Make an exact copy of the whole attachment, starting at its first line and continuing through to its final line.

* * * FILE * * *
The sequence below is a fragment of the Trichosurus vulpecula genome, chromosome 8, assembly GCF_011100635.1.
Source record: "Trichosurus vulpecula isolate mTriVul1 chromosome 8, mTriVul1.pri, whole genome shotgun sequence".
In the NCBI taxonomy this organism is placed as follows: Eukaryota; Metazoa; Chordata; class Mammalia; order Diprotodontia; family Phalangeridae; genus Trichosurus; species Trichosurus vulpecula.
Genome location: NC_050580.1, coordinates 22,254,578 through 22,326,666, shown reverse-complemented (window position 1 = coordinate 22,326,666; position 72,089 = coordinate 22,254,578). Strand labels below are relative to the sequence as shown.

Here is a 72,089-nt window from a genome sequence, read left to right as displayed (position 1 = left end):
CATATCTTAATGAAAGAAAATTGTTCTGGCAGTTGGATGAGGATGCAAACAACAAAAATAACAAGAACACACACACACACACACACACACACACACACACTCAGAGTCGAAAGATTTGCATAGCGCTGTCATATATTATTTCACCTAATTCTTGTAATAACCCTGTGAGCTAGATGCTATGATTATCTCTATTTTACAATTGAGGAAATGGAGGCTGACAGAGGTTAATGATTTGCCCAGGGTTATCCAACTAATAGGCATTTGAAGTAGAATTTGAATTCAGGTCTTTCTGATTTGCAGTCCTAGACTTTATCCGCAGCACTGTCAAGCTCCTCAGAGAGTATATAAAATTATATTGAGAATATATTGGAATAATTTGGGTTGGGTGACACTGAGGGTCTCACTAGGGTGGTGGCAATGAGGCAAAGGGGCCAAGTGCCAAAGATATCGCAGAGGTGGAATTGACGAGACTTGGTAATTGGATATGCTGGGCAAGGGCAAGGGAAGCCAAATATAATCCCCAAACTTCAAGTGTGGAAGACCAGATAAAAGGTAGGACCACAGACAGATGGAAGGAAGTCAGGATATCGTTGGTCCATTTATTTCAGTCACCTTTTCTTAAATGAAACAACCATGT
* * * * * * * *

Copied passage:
The sequence below is a fragment of the Trichosurus vulpecula genome, chromosome 8, assembly GCF_011100635.1.
Source record: "Trichosurus vulpecula isolate mTriVul1 chromosome 8, mTriVul1.pri, whole genome shotgun sequence".
In the NCBI taxonomy this organism is placed as follows: Eukaryota; Metazoa; Chordata; class Mammalia; order Diprotodontia; family Phalangeridae; genus Trichosurus; species Trichosurus vulpecula.
Genome location: NC_050580.1, coordinates 22,254,578 through 22,326,666, shown reverse-complemented (window position 1 = coordinate 22,326,666; position 72,089 = coordinate 22,254,578). Strand labels below are relative to the sequence as shown.

Here is a 72,089-nt window from a genome sequence, read left to right as displayed (position 1 = left end):
CATATCTTAATGAAAGAAAATTGTTCTGGCAGTTGGATGAGGATGCAAACAACAAAAATAACAAGAACACACACACACACACACACACACACACACACACTCAGAGTCGAAAGATTTGCATAGCGCTGTCATATATTATTTCACCTAATTCTTGTAATAACCCTGTGAGCTAGATGCTATGATTATCTCTATTTTACAATTGAGGAAATGGAGGCTGACAGAGGTTAATGATTTGCCCAGGGTTATCCAACTAATAGGCATTTGAAGTAGAATTTGAATTCAGGTCTTTCTGATTTGCAGTCCTAGACTTTATCCGCAGCACTGTCAAGCTCCTCAGAGAGTATATAAAATTATATTGAGAATATATTGGAATAATTTGGGTTGGGTGACACTGAGGGTCTCACTAGGGTGGTGGCAATGAGGCAAAGGGGCCAAGTGCCAAAGATATCGCAGAGGTGGAATTGACGAGACTTGGTAATTGGATATGCTGGGCAAGGGCAAGGGAAGCCAAATATAATCCCCAAACTTCAAGTGTGGAAGACCAGATAAAAGGTAGGACCACAGACAGATGGAAGGAAGTCAGGATATCGTTGGTCCATTTATTTCAGTCACCTTTTCTTAAATGAAACAACCATGT